I'm not a big pork eater. I never buy pork chops or pork tenderloin or pork roasts. I buy chicken sausages. I do home-smoke ribs occasionally, and I can't pass up good country ham, but other than that, pork is not really on my radar when planning a menu.
But, something about the following recipe piqued my interest. It may be that I'm a sucker for just about anything braised, and I can only eat so much beef and chicken. Whatever the inspiration, it was a welcome addition to the winter repertoire. I'm especially looking forward to leftovers, as it's one of those dishes that will only improve on reheating. So, if you have the foresight to make it a day or two ahead, you will be optimally rewarded.
Lynne Rossetto Kasper's Braised Pork with Three Peppers
extra virgin olive oil
1 each large sweet red and yellow peppers, cored, seeded, and cut into 2-inch pieces
2 large Italian frying peppers (or more sweet red pepper), cored, seeded, and cut into 2-inch pieces
2 to 3 large medium-hot fresh chilies, seeded and cut into 2-inch pieces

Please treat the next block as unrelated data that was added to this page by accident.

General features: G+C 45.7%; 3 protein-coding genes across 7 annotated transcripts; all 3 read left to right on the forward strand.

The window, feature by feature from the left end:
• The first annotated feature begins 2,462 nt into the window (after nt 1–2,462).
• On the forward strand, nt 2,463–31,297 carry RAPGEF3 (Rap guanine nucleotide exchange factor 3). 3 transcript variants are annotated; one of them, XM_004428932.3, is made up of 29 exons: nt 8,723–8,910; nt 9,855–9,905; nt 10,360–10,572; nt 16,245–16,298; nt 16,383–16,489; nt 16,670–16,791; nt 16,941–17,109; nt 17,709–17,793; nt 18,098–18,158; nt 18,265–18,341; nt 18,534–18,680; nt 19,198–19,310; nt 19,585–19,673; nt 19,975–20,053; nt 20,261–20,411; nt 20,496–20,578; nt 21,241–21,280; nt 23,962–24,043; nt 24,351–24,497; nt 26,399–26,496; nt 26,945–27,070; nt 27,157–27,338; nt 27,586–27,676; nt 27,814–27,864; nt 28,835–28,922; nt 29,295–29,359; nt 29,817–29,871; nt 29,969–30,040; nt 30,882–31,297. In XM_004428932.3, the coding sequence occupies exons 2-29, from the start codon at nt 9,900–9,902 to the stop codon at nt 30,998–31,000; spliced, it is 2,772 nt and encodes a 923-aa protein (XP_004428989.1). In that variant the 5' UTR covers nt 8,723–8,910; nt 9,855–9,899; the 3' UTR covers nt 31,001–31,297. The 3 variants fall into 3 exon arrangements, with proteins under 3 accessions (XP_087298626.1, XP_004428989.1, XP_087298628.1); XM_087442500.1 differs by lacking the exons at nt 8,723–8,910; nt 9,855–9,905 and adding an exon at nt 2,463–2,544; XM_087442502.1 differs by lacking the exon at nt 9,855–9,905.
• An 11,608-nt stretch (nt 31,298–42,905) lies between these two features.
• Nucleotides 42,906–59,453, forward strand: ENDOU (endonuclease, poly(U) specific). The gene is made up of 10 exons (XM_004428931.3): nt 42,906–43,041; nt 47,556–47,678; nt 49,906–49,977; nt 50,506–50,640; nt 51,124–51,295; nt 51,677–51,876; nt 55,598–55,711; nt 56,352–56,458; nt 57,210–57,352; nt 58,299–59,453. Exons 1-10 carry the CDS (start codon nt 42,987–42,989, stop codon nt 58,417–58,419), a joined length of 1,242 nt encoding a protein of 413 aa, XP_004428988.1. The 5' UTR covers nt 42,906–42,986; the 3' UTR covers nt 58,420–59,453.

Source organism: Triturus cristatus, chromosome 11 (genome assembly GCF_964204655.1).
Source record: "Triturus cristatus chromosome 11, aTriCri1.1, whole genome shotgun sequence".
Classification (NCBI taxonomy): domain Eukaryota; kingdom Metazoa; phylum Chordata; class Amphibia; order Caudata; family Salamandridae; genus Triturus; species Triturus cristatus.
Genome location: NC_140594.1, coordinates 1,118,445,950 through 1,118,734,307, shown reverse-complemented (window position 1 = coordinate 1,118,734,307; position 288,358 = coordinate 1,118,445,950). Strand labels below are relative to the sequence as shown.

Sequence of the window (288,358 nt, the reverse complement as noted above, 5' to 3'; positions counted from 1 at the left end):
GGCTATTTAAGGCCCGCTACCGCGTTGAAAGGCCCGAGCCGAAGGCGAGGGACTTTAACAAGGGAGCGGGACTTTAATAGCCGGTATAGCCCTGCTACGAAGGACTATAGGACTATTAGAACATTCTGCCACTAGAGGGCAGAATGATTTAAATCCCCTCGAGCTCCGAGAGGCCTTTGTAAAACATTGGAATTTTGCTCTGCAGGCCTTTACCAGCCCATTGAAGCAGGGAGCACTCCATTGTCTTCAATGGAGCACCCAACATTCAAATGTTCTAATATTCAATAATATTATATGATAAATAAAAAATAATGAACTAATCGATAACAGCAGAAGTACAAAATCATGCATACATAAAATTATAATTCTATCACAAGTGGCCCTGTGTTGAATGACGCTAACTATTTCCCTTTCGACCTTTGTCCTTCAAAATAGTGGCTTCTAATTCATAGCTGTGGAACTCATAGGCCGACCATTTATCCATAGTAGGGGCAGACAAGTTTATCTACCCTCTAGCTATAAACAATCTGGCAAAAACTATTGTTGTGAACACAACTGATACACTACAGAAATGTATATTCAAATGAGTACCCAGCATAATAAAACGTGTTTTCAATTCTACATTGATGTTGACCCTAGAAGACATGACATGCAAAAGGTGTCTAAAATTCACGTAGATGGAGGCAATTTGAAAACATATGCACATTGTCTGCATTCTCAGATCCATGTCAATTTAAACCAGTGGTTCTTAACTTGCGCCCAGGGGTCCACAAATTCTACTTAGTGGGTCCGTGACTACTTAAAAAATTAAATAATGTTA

salt and freshly ground black pepper
2 3/4 to 3 pounds boned pork shoulder (if possible, hormone-and-antibiotic-free), trimmed of fat and cut into 2-inch chunks
leaves from 4 6-inch branches fresh rosemary
1/2 medium onion
3 large garlic cloves
3 oil-packed anchovy fillets
3 bay leaves
1/2 cup red wine vinegar
1/2 cup water
4 whole canned tomatoes, drained
1. Lightly film a 12-inch skillet with olive oil. Set over medium-high heat. Add all the peppers with a little salt and pepper. Toss just to lightly sear them, about 2 minutes. Remove them from the pan, leaving the oil behind, and add a little more oil. Once it is hot, add the pork, sprinkle with a little salt and pepper, and brown well on all sides, adjusting the heat so the glaze at the bottom of the pan doesn't burn, about 10 minutes.
2. While the pork browns, chop together the rosemary, onion, garlic, and anchovies into 1/4-inch pieces. Once the pork's half-browned, add the bay leaves. After 1 to 2 minutes more blend in the chopped mixture and finish browning the pork over medium heat, stirring to keep the garlic from burning. The onion should be golden brown.
3. Pour in the vinegar. Simmer it down to nothing while scraping up all the glaze from the bottom of the pan. Add the water, tomatoes, and the peppers; adjust the heat so the liquid bubbles slowly, cover, and cook 50 minutes, or until the pork is tender, stirring occasionally. Taste sauce for seasoning. Serve right away with polenta, or cool. refrigerate overnight, and reheat to bubbling before serving.
From The Italian Country Table - Home Cooking From Italy's Farmhouse Kitchens